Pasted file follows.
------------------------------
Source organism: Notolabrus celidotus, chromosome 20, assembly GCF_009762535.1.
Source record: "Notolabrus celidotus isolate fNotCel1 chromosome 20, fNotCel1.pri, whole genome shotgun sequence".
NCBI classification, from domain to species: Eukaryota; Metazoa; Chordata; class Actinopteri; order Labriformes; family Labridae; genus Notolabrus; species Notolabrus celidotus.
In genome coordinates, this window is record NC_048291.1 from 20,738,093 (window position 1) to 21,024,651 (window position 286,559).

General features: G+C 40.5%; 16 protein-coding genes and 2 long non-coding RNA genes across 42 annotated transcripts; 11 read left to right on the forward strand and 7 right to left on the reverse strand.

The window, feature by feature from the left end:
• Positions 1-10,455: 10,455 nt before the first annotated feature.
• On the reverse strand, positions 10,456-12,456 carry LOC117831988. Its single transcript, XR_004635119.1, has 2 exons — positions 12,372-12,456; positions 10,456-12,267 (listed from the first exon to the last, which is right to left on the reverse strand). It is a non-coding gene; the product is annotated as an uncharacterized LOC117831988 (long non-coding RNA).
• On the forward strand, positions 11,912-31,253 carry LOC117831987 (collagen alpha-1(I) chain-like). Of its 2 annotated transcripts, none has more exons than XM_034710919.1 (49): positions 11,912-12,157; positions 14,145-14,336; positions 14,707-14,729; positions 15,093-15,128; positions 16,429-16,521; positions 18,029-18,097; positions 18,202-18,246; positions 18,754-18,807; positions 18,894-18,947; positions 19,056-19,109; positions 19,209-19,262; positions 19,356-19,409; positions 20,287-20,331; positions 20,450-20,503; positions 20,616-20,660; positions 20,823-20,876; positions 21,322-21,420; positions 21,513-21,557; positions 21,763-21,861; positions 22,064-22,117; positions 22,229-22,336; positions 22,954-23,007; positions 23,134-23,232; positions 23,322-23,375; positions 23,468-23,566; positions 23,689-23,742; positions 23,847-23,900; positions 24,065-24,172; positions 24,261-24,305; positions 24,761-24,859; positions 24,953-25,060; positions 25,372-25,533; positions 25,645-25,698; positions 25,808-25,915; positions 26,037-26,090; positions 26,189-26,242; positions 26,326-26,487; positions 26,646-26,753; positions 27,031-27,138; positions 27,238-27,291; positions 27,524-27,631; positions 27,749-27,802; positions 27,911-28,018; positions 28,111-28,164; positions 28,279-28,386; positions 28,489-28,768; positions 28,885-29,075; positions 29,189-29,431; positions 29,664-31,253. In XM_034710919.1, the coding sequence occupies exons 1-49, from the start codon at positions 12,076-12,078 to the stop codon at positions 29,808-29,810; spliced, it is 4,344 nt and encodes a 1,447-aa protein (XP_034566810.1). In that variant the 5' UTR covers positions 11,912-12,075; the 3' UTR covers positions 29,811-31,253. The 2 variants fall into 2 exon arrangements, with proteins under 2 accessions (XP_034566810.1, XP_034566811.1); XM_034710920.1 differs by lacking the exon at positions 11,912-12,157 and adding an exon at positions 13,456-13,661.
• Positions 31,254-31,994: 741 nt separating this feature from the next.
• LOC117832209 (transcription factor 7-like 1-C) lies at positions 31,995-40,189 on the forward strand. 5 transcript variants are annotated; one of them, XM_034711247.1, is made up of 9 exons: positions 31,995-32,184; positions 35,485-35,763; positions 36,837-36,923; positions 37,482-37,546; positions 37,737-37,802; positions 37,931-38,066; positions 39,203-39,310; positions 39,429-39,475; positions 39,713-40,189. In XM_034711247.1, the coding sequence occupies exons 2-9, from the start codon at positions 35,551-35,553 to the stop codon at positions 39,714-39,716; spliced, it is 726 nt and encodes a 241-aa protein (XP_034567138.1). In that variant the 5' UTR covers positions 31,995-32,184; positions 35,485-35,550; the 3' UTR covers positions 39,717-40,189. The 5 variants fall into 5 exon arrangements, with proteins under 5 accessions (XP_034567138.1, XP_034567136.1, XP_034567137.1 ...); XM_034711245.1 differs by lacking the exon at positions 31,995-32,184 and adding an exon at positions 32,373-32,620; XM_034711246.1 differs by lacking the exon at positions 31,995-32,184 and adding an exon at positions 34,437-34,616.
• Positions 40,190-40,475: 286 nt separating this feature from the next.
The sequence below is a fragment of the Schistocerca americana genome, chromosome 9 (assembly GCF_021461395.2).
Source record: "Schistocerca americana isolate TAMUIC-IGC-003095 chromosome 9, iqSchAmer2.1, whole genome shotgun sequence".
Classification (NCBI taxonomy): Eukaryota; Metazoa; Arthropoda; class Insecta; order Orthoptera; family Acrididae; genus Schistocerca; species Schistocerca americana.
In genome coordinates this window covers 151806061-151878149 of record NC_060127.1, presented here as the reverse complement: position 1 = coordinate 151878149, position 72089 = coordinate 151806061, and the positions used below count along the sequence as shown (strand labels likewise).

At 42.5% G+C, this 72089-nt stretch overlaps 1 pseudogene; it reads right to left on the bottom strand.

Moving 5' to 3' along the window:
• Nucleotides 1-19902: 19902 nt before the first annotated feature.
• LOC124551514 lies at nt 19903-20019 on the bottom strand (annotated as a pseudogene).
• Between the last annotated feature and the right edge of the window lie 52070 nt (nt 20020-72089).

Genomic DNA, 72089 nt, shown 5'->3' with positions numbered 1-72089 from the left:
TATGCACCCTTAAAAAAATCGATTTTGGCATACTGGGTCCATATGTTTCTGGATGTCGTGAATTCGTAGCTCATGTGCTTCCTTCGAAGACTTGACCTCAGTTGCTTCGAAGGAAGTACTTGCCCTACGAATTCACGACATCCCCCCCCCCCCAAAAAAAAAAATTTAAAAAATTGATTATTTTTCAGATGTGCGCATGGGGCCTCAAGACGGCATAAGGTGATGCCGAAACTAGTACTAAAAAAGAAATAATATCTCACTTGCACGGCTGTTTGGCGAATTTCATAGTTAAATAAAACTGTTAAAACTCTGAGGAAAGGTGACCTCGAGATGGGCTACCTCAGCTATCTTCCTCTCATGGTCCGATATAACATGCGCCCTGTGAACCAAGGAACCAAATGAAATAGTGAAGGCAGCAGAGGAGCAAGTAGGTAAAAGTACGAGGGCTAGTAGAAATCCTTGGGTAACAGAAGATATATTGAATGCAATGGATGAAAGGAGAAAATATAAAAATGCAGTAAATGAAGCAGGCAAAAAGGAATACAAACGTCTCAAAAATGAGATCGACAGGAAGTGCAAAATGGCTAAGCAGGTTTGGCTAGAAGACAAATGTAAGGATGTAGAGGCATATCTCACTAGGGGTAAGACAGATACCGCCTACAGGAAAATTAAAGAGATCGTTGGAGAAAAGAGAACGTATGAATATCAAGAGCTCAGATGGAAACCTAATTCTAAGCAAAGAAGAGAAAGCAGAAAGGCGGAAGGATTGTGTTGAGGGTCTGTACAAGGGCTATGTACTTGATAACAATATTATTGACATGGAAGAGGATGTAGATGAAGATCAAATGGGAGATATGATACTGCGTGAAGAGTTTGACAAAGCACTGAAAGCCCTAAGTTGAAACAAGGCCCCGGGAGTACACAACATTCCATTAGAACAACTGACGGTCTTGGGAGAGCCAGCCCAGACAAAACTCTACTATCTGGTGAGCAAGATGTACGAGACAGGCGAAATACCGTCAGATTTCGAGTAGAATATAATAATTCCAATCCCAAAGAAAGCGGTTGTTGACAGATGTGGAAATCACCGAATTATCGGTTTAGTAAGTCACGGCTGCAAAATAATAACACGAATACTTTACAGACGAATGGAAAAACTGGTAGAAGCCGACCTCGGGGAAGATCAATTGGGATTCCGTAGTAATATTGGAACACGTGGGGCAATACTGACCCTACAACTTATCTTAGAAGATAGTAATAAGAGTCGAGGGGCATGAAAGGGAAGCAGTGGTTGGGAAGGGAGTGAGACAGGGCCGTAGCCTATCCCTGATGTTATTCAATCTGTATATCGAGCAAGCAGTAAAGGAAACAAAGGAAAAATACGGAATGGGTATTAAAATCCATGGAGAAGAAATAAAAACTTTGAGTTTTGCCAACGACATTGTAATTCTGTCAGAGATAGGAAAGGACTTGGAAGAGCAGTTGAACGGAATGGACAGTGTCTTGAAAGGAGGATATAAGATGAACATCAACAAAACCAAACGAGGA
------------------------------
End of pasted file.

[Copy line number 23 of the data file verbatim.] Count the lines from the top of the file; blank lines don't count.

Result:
TATGCACCCTTAAAAAAATCGATTTTGGCATACTGGGTCCATATGTTTCTGGATGTCGTGAATTCGTAGCTCATGTGCTTCCTTCGAAGACTTGACCTCAGTTGCTTCGAAGGAAGTACTTGCCCTACGAATTCACGACATCCCCCCCCCCCCAAAAAAAAAAATTTAAAAAATTGATTATTTTTCAGATGTGCGCATGGGGCCTCAAGACGGCATAAGGTGATGCCGAAACTAGTACTAAAAAAGAAATAATATCTCACTTGCACGGCTGTTTGGCGAATTTCATAGTTAAATAAAACTGTTAAAACTCTGAGGAAAGGTGACCTCGAGATGGGCTACCTCAGCTATCTTCCTCTCATGGTCCGATATAACATGCGCCCTGTGAACCAAGGAACCAAATGAAATAGTGAAGGCAGCAGAGGAGCAAGTAGGTAAAAGTACGAGGGCTAGTAGAAATCCTTGGGTAACAGAAGATATATTGAATGCAATGGATGAAAGGAGAAAATATAAAAATGCAGTAAATGAAGCAGGCAAAAAGGAATACAAACGTCTCAAAAATGAGATCGACAGGAAGTGCAAAATGGCTAAGCAGGTTTGGCTAGAAGACAAATGTAAGGATGTAGAGGCATATCTCACTAGGGGTAAGACAGATACCGCCTACAGGAAAATTAAAGAGATCGTTGGAGAAAAGAGAACGTATGAATATCAAGAGCTCAGATGGAAACCTAATTCTAAGCAAAGAAGAGAAAGCAGAAAGGCGGAAGGATTGTGTTGAGGGTCTGTACAAGGGCTATGTACTTGATAACAATATTATTGACATGGAAGAGGATGTAGATGAAGATCAAATGGGAGATATGATACTGCGTGAAGAGTTTGACAAAGCACTGAAAGCCCTAAGTTGAAACAAGGCCCCGGGAGTACACAACATTCCATTAGAACAACTGACGGTCTTGGGAGAGCCAGCCCAGACAAAACTCTACTATCTGGTGAGCAAGATGTACGAGACAGGCGAAATACCGTCAGATTTCGAGTAGAATATAATAATTCCAATCCCAAAGAAAGCGGTTGTTGACAGATGTGGAAATCACCGAATTATCGGTTTAGTAAGTCACGGCTGCAAAATAATAACACGAATACTTTACAGACGAATGGAAAAACTGGTAGAAGCCGACCTCGGGGAAGATCAATTGGGATTCCGTAGTAATATTGGAACACGTGGGGCAATACTGACCCTACAACTTATCTTAGAAGATAGTAATAAGAGTCGAGGGGCATGAAAGGGAAGCAGTGGTTGGGAAGGGAGTGAGACAGGGCCGTAGCCTATCCCTGATGTTATTCAATCTGTATATCGAGCAAGCAGTAAAGGAAACAAAGGAAAAATACGGAATGGGTATTAAAATCCATGGAGAAGAAATAAAAACTTTGAGTTTTGCCAACGACATTGTAATTCTGTCAGAGATAGGAAAGGACTTGGAAGAGCAGTTGAACGGAATGGACAGTGTCTTGAAAGGAGGATATAAGATGAACATCAACAAAACCAAACGAGGA